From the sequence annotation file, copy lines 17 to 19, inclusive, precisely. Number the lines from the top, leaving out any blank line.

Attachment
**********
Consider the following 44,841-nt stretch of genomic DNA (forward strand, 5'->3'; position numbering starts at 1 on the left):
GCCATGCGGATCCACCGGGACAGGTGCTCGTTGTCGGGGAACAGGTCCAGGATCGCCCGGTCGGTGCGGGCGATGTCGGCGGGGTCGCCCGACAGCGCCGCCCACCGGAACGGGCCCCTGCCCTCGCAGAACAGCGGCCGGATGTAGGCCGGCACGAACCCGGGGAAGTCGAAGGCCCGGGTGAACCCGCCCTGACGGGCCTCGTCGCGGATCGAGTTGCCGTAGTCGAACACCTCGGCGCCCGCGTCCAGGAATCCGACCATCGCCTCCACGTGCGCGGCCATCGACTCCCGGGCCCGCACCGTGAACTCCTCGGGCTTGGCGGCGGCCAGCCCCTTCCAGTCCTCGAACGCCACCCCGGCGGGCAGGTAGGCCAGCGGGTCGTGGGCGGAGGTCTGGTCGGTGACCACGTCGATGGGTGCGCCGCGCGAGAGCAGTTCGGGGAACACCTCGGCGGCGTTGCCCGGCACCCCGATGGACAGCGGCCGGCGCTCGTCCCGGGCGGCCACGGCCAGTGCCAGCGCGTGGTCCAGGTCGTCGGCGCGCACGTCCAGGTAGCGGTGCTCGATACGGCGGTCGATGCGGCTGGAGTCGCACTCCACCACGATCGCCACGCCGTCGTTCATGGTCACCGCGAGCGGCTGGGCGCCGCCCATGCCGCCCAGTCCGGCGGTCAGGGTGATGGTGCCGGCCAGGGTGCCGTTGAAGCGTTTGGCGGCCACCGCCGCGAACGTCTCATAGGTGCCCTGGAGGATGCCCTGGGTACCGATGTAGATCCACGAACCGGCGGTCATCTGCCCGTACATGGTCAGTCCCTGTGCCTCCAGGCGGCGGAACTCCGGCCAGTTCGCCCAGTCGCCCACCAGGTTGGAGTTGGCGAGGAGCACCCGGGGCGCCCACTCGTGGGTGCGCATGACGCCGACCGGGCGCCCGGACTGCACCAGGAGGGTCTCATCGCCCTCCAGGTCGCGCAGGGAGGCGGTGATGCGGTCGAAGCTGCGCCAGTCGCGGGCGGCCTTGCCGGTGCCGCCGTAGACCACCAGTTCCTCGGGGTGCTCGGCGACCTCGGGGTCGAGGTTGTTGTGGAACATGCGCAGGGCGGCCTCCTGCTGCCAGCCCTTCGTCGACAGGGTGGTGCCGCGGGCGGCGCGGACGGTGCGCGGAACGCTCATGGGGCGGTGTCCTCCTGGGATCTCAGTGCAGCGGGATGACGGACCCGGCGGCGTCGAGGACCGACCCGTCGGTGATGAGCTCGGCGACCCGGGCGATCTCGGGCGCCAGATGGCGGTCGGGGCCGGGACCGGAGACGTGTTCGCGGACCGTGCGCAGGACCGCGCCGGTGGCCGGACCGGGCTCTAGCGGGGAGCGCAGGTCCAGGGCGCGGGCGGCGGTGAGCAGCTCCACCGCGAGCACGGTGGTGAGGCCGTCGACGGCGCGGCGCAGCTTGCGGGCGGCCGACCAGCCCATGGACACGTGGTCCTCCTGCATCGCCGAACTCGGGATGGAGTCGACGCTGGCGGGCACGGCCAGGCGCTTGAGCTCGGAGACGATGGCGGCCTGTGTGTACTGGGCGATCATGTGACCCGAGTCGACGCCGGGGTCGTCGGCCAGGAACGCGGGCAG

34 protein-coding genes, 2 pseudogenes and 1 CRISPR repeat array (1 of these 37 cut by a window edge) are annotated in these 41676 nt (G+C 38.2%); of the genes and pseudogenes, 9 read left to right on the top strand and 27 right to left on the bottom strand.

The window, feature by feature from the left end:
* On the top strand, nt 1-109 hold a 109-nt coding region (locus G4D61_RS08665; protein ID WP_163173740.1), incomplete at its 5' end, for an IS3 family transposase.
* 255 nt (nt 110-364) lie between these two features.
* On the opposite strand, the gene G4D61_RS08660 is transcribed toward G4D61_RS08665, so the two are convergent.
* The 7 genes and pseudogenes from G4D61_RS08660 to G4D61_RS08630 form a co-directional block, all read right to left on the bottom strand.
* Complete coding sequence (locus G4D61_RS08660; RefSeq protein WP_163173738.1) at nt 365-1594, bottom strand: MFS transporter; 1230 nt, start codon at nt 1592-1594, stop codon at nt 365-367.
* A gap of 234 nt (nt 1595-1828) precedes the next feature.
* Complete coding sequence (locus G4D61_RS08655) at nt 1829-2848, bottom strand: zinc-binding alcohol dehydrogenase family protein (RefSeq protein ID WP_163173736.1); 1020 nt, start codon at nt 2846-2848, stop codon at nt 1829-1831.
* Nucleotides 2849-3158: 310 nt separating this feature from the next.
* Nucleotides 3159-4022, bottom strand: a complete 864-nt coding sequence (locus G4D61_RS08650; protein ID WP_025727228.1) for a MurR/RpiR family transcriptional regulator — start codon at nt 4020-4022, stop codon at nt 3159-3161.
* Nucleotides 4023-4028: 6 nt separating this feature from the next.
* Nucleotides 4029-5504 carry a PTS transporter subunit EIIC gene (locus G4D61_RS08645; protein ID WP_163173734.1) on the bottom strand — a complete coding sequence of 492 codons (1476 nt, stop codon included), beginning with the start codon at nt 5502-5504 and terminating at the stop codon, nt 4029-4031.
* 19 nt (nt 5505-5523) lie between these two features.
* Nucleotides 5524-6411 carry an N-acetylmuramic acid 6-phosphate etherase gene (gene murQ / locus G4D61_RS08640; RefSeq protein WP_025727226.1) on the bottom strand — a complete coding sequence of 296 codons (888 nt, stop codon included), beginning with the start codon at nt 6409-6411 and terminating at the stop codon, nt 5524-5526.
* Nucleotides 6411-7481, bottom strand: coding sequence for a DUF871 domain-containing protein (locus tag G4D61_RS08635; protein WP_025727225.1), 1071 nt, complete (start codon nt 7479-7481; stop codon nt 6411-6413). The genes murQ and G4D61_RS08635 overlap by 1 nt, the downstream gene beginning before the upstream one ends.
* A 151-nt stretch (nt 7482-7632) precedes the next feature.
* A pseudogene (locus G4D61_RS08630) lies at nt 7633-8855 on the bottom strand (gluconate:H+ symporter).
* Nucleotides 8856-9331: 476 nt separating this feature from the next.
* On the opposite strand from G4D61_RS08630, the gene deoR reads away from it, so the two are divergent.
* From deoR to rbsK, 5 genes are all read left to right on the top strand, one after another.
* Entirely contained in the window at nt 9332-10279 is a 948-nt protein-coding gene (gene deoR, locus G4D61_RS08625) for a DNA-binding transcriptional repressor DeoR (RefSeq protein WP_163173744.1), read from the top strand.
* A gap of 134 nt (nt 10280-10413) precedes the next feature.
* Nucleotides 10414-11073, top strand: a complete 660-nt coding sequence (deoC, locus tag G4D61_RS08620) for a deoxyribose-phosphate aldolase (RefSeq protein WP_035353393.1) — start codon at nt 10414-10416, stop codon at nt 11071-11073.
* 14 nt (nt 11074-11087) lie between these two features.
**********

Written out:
* Nucleotides 5524-6411 carry an N-acetylmuramic acid 6-phosphate etherase gene (gene murQ / locus G4D61_RS08640; RefSeq protein WP_025727226.1) on the bottom strand — a complete coding sequence of 296 codons (888 nt, stop codon included), beginning with the start codon at nt 6409-6411 and terminating at the stop codon, nt 5524-5526.
* Nucleotides 6411-7481, bottom strand: coding sequence for a DUF871 domain-containing protein (locus tag G4D61_RS08635; protein WP_025727225.1), 1071 nt, complete (start codon nt 7479-7481; stop codon nt 6411-6413). The genes murQ and G4D61_RS08635 overlap by 1 nt, the downstream gene beginning before the upstream one ends.
* A 151-nt stretch (nt 7482-7632) precedes the next feature.